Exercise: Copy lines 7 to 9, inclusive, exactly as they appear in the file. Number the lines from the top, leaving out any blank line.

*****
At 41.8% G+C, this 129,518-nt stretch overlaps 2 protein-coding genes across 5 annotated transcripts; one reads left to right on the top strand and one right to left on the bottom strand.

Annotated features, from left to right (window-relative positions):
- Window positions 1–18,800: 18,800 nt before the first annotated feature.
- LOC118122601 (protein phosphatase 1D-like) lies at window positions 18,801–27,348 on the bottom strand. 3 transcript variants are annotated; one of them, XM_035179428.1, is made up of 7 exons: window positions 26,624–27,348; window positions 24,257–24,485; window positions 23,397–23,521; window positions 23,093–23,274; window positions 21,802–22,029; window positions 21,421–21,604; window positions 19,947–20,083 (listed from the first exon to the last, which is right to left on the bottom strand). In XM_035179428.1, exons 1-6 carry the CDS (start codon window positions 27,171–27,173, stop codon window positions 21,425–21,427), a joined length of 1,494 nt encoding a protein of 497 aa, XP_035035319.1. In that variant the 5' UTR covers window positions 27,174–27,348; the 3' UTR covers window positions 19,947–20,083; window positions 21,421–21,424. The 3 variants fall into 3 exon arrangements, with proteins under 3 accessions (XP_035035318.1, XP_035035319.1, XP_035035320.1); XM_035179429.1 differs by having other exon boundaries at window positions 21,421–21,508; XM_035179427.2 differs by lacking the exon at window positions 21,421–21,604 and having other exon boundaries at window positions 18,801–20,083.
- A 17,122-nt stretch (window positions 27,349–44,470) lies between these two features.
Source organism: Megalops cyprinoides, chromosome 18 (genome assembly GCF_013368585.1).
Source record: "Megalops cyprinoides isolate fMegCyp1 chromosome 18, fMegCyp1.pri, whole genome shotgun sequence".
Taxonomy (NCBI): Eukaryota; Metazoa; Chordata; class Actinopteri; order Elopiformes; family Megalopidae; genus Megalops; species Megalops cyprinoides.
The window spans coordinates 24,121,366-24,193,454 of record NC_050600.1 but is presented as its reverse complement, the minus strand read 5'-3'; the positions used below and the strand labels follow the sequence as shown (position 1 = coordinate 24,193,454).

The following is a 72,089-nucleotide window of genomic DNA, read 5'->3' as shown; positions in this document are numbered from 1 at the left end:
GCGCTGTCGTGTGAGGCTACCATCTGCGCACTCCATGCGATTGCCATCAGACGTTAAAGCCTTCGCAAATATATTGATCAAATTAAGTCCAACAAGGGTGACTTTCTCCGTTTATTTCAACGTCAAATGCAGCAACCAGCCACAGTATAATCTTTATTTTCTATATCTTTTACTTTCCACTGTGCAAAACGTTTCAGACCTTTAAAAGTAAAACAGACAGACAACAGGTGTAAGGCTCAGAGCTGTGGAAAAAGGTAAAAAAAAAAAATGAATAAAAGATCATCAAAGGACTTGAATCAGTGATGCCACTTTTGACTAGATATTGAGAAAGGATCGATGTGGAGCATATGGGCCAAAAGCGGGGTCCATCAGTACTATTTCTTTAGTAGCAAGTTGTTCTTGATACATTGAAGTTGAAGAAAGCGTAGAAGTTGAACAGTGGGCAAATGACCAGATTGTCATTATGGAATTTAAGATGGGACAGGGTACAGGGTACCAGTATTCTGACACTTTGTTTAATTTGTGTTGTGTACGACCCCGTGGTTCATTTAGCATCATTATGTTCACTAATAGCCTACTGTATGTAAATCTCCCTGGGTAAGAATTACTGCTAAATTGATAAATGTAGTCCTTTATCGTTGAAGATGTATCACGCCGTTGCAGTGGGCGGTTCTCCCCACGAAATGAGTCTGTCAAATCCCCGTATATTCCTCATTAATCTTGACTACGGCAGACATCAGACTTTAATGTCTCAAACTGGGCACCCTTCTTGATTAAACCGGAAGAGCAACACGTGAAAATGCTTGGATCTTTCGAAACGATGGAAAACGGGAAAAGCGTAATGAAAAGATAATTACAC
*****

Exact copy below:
Source record: "Megalops cyprinoides isolate fMegCyp1 chromosome 18, fMegCyp1.pri, whole genome shotgun sequence".
Taxonomy (NCBI): Eukaryota; Metazoa; Chordata; class Actinopteri; order Elopiformes; family Megalopidae; genus Megalops; species Megalops cyprinoides.
The window spans coordinates 24,121,366-24,193,454 of record NC_050600.1 but is presented as its reverse complement, the minus strand read 5'-3'; the positions used below and the strand labels follow the sequence as shown (position 1 = coordinate 24,193,454).